R v. Glah is a case about a man who co-habited with his wife’s sister and mother as well as his wife at the same time. The courts, upon appeal, held that because there’s no law on the country’s statute book outlawing/banning/proscribing such conduct, Glah could not be prosecuted (The state was charging him for “breach of the Peace”).
NB: This is a purely fictitious and revisionist prequel to the story of Glah!
“What is yours, is ours and what is ours is yours”. Usually, a variation of this phrase is said when the proverbial tie is being knotted at wedding ceremonies. It tends to be the family of the groom that says this to assure the bride of their support to her. Of course, not all families mean this. It has almost become the norm for the bride to be faced with abusive in-laws who never miss a chance to let the bride know that she really is not part of the family. The situation is worse when the husband is rich, making his family overprotective of his wealth. Any outsider who comes near their son is seen as a gold digger. This is the plot of an overwhelming percentage of Nigerian and Ghanaian movies. In Kokui’s case, what was hers was soon to become that of her family; literally!
When Kokui got married to Glah, she knew chances of her being fully assimilated into her husband’s family was as tiny as finding a kenkey vendor without a meandering queue. It was the 80s and the ravaging famine of the earlier years was still roaring its ravenous mouth. “Heal the World” was being sung on radio stations in the west as white tears and guilt urged aid efforts to be focused on the continent. But for all that was imported into the country, little found its way to the village on the outskirts of Kpando where Kokui was saying “mel)” to Glah. There might have been hunger and famine, but sometimes, the throbbing of the heart silences the rumbling of the stomach.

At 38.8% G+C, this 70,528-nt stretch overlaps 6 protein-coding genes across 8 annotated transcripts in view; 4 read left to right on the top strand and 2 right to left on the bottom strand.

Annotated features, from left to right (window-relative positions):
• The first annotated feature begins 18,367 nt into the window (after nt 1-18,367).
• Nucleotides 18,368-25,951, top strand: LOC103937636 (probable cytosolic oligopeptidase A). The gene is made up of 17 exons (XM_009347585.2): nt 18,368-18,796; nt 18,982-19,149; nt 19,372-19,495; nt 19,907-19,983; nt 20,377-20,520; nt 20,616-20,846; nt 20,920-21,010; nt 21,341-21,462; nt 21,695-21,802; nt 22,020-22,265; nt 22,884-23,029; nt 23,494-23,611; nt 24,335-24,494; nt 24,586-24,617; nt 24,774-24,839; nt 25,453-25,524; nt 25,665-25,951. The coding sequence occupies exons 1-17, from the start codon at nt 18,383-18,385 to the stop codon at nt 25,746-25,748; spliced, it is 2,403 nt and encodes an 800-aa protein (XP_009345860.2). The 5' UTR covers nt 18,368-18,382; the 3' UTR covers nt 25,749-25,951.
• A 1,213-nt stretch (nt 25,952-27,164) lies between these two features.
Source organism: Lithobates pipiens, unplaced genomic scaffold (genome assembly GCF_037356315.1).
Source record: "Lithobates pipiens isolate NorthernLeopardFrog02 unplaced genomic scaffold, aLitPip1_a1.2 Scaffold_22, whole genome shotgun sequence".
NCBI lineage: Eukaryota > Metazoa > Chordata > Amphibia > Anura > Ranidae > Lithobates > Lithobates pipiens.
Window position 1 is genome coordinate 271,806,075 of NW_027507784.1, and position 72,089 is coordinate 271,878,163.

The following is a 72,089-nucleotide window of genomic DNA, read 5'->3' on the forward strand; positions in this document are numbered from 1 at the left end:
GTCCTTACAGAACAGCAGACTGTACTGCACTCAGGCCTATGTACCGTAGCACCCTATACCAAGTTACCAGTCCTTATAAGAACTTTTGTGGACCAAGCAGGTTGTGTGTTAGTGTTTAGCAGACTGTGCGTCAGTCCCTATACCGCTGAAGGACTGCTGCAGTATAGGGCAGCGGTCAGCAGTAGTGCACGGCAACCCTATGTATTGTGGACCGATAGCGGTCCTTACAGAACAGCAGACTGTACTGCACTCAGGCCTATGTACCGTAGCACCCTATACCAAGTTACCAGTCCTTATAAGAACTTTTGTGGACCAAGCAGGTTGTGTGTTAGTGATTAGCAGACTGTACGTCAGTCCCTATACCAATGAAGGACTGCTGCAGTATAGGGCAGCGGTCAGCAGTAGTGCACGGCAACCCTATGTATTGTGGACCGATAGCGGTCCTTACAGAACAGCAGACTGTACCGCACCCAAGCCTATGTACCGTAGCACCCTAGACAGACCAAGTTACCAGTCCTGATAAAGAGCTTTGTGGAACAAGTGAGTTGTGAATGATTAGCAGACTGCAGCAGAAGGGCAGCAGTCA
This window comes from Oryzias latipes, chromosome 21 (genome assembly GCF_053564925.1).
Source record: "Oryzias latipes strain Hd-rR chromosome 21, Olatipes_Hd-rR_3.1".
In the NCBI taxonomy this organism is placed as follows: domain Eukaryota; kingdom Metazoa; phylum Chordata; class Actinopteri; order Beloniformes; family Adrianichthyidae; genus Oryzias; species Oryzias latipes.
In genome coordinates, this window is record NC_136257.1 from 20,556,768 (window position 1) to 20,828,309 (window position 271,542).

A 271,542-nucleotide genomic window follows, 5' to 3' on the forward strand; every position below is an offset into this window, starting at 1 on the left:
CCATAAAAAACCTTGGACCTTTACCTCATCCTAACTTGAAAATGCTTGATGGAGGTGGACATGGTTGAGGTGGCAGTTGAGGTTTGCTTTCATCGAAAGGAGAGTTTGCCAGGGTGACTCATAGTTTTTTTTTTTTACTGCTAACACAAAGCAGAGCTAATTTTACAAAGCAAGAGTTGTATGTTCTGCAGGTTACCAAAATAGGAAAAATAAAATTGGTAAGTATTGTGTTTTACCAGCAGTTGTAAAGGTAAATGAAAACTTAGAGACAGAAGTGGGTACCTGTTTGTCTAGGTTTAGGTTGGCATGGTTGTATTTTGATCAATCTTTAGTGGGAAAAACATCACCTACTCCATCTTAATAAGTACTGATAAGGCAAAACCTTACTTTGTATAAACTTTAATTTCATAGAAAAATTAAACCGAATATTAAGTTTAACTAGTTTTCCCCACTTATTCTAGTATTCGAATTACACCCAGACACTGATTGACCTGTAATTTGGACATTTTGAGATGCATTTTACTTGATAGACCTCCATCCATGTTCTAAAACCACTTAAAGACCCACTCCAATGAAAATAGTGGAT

Kokui’s marriage to Glah was no drab event. She was a well sought after damsel in her little village. With a body shape that looked sculpted to perfection and a face that made it hard for even the most pious Muslim to lower his gaze, Kokui’s hand was highly prized. So when rumor had it that she was to marry Glah, everyone was dumbfounded. “Ah she is marrying Glah! Glah! That potbellied man who lost his hairline in his teens! Ah, how? Why?” was all people kept saying whenever they heard the news. “But me I am not surprised. I have always known that Daavi Ama never liked Kokui. But is it Kokui’s fault that her mother could not keep her legs crossed and not loiter about anyhow? Why burden this little child with your mistakes. God will never forgive this wicked woman”.
In an attempt to rationalize this story of Beast marrying Beauty, the village folk forked around many explanations but one kept standing out. A long time ago, Kokui’s mother was also the talk of town. She was even more beautiful than Kokui but years of being burdened with the upkeep of two daughters while a deadbeat husband drank his life away had withered away all of her sparkle. It started when the man she was married to forced his flaccid genital into her. Daavi Ama was raped by the man she ended up marrying and out came Kokui. Marrying Efo Kofi was the only thing she could do after her family ostracized her for bringing shame to their name. Truth is, Daavi never got over that tragedy so she transferred some of that anger on to Kokui. But regardless of how much hate she had inside of her, marrying off Kokui was never out of hate. It was a matter of necessity.